Given the importance of CPD, how can it be delivered in a way that is manageable, practical and effective? In this article a case study is presented which outlines a model of local authority and within-school CPD in SEAL which schools have evaluated as effective and manageable. It aims to tease out the most useful learning in the hope that this will be useful to other schools and authorities planning a programme of CPD in this area. Sample CPD strategies for primary and secondary schools are also offered.

The case study
The case study described took place in a small local authority in Wales, and involved approximately 40 schools, a mixture of infant, primary and secondary, a special school for children with a range of learning difficulties and a pupil referral unit.

Our starting point was to be clear about what we meant by effective CPD. Through discussion, we agreed upon the following definition:

Effective CPD is that which promotes a positive attitude towards the subject matter, fosters staff confidence in the area and develops the competence appropriate to participants’ roles in order to bring about sustainable changes in practice which have a positive effect on children and young people’s learning and development.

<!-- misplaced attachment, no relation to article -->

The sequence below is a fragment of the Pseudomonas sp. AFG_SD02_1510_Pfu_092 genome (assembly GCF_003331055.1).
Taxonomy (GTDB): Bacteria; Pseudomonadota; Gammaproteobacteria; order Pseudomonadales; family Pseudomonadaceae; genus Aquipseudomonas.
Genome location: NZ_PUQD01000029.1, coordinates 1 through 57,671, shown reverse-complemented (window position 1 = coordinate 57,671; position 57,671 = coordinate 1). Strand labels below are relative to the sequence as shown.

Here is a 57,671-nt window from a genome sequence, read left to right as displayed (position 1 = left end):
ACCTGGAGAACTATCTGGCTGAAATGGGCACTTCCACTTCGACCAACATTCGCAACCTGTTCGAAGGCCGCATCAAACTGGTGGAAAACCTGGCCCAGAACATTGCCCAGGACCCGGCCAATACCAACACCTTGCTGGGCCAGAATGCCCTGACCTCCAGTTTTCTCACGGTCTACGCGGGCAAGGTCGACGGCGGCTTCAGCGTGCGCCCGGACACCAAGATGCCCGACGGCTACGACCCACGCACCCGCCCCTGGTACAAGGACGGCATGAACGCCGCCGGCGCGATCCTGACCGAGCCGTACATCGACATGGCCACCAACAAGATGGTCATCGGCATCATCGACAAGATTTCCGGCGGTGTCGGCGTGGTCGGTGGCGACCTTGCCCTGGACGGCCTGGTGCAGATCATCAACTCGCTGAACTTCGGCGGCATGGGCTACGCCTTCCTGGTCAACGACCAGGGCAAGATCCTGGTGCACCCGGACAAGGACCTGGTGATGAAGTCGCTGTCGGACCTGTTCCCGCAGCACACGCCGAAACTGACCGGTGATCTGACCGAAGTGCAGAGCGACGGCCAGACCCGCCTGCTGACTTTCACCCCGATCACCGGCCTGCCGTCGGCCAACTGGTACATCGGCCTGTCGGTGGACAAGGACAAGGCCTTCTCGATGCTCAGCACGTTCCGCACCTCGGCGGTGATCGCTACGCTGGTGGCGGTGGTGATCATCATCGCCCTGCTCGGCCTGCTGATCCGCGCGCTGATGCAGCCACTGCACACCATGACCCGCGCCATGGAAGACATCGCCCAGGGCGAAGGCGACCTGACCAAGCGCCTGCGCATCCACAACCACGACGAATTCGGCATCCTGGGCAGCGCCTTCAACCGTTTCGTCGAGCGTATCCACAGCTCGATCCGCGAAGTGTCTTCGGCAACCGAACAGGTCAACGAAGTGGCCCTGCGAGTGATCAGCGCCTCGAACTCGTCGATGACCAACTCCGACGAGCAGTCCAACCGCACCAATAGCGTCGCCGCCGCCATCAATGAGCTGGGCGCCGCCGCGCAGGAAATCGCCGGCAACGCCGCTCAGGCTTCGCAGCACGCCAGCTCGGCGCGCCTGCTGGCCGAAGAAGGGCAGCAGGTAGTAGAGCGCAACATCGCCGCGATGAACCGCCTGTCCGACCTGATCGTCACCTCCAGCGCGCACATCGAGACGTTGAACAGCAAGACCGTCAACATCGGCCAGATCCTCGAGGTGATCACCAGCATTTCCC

It was agreed that given the difficulty in finding the time and space for professional development (in any area) and the need for schools to allocate time for this if SEAL was to be effectively implemented, we would need to follow a number of principles. A review of the literature in the area offered some starting points, which we formulated in the following way: